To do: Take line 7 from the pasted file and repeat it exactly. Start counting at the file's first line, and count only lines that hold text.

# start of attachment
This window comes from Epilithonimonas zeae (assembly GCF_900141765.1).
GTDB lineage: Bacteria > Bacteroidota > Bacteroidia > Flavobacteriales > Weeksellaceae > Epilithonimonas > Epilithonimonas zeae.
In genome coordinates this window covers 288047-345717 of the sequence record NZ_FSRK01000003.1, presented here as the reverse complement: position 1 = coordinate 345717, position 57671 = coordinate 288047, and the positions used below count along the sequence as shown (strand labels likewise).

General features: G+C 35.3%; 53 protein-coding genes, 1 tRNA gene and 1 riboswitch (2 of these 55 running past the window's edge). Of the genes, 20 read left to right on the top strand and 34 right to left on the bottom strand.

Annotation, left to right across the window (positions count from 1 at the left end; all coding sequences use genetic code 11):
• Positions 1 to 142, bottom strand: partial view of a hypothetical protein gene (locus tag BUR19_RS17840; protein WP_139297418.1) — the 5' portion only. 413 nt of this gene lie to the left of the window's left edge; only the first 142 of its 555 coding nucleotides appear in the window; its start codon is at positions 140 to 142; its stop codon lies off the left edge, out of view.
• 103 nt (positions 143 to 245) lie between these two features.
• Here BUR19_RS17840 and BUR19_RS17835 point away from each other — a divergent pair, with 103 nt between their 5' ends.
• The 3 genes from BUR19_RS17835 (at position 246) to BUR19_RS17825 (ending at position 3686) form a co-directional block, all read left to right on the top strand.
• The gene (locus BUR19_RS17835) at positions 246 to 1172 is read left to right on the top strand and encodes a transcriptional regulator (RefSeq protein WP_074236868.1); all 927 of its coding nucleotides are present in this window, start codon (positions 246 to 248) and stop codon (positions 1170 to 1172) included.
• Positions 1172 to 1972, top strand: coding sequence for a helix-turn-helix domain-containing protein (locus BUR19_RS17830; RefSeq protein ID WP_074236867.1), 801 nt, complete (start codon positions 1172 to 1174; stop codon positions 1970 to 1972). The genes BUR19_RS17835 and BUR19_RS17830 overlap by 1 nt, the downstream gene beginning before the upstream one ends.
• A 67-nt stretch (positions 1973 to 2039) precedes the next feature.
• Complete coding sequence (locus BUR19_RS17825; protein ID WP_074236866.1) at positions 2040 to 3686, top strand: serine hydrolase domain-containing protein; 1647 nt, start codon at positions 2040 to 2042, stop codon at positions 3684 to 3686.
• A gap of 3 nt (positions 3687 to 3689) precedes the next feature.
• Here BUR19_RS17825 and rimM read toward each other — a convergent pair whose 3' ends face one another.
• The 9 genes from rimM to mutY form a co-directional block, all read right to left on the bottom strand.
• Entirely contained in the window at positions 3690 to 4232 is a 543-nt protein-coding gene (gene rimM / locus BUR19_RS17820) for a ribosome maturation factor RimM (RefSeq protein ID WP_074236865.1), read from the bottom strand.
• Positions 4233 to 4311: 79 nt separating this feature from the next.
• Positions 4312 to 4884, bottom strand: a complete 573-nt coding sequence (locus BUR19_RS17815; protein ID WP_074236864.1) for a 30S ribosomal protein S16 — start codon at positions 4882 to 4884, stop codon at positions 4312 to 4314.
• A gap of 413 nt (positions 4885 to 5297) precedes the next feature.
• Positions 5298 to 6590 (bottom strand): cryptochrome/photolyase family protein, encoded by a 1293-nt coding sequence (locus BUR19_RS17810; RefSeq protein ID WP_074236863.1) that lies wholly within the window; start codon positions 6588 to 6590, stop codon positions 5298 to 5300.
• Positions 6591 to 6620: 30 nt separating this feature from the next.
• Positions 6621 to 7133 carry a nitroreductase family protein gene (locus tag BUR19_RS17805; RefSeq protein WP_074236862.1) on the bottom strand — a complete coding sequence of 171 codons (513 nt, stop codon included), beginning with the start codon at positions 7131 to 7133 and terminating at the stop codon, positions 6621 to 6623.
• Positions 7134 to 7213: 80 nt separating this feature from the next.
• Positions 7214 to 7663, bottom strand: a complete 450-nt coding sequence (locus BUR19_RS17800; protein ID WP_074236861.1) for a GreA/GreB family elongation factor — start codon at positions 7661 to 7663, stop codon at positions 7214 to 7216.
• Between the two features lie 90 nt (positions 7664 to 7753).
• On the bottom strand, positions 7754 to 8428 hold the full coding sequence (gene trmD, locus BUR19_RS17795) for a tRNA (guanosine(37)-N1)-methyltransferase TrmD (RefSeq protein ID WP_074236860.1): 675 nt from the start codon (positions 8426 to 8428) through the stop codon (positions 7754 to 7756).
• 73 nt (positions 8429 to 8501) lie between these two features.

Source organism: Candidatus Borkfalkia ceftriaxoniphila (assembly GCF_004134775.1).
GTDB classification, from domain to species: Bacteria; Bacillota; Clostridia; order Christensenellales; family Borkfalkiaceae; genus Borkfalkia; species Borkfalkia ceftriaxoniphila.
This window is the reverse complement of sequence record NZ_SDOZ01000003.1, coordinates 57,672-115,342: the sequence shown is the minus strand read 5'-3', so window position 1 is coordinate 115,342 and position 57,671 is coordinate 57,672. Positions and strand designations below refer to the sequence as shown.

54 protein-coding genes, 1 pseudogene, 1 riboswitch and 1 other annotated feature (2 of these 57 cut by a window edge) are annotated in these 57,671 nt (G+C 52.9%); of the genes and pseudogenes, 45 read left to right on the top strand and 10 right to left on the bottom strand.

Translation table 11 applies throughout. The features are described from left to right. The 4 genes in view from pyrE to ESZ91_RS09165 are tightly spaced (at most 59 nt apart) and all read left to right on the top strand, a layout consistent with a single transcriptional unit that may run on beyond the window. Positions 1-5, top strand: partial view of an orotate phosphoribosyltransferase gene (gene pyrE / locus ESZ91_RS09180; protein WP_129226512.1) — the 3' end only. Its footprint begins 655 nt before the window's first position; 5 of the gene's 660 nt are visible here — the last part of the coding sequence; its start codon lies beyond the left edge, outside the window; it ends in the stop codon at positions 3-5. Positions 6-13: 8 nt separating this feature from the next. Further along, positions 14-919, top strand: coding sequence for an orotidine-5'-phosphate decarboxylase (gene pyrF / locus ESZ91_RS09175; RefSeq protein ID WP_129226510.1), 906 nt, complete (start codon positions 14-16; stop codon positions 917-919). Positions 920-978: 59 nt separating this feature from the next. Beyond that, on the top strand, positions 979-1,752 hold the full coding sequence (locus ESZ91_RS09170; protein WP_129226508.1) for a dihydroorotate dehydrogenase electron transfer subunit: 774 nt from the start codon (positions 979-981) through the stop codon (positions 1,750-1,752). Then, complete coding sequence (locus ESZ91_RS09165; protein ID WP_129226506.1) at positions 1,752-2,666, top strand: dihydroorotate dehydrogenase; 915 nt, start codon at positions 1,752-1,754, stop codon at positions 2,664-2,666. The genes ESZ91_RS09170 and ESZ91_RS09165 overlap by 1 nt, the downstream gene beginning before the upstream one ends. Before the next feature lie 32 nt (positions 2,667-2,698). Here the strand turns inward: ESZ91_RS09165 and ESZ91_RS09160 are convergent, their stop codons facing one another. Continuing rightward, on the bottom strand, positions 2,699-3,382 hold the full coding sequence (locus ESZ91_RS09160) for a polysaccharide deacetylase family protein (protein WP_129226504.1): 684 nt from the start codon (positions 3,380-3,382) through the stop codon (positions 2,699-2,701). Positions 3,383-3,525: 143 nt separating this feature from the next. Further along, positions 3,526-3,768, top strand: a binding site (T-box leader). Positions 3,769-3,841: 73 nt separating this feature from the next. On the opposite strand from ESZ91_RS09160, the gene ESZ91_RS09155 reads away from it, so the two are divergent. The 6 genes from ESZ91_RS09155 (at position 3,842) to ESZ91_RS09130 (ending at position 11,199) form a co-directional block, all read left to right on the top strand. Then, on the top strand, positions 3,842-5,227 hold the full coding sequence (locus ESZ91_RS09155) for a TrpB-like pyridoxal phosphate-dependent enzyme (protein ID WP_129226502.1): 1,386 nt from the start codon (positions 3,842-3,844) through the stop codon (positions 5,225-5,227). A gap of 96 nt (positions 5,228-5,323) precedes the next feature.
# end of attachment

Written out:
• 103 nt (positions 143 to 245) lie between these two features.